Teacher attendance is directly related to student achievement. Research has found that when teachers are absent for ten days, the decrease in student achievement is equivalent to the difference between students having a brand new teacher versus having a teacher with two years or more experience.

A recent study conducted by the National Council on Teacher Quality (NCTQ) in 40 school districts in the Country’s largest metropolitan areas for the 2012-2013 school year examined the issue of teacher attendance. The study found that, on average, teachers missed 11 days out of a 186 day work year, slightly less than the short-term leave available to these teachers. Additionally, 16 percent of teachers were classified as chronically absent, missing 18 days or more during the school year. These absences represented a significant cost to the school districts, with districts spending an average of $1800 per teacher for substitutes.

The NCTQ study also looked at the impact of attendance incentives on reducing teacher absenteeism. These incentives included the carrying over of personal days from one school year to the next, payment for unused sick leave at the end of the school year or upon retirement, rewarding attendance with additional compensation, and requiring medical certification for sick days. The study did not find any correlation with these policies and improved attendance.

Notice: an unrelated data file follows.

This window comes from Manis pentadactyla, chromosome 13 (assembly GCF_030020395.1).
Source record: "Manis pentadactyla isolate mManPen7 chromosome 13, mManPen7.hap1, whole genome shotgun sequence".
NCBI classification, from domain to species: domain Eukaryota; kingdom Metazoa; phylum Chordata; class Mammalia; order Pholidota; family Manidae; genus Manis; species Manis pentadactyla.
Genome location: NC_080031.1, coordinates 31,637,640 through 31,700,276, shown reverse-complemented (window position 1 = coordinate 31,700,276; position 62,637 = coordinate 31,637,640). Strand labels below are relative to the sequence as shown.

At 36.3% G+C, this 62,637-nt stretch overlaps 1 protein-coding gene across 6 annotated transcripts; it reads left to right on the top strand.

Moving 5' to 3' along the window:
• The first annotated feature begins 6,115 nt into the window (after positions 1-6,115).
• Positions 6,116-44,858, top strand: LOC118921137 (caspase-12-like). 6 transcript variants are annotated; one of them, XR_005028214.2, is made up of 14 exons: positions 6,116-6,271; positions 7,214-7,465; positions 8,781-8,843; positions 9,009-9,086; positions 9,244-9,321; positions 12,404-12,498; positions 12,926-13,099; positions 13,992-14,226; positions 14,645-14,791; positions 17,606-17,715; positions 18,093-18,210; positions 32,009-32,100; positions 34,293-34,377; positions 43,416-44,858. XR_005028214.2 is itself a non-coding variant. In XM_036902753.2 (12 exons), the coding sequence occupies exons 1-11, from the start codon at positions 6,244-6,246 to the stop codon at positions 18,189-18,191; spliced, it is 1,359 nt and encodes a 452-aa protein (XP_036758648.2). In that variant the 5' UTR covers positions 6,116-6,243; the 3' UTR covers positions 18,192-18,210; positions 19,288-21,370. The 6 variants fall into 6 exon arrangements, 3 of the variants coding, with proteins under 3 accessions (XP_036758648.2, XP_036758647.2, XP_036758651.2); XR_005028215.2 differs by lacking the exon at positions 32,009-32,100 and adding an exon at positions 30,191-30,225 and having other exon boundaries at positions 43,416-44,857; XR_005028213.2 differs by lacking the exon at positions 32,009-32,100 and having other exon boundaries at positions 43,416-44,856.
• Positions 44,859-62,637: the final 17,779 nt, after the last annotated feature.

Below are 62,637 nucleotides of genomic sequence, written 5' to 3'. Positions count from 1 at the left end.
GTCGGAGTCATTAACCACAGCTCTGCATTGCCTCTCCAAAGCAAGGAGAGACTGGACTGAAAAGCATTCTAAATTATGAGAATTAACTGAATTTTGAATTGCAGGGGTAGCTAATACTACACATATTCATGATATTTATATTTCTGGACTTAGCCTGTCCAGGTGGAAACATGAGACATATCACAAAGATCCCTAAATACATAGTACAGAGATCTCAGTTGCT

Although the study did not find statistical evidence of commonly used policies improving teacher attendance, it did take note of some initiatives utilized by individual school districts. For example, attendance data expressly considered in employee promotions, teachers required to directly call the principal when reporting absences, not utilizing substitutes but distributing the absent teacher’s responsibilities to other teachers, and, in Providence, teachers who are absent 135 days or more do not qualify for sick leave the following year until they have worked at least 135 days.

As noted by the study, teacher attendance is an important factor for student achievement. And yet, teacher absenteeism continues to be a problem for most school districts. Given its impact on students and school finances, school districts should continue to focus on improving teacher attendance.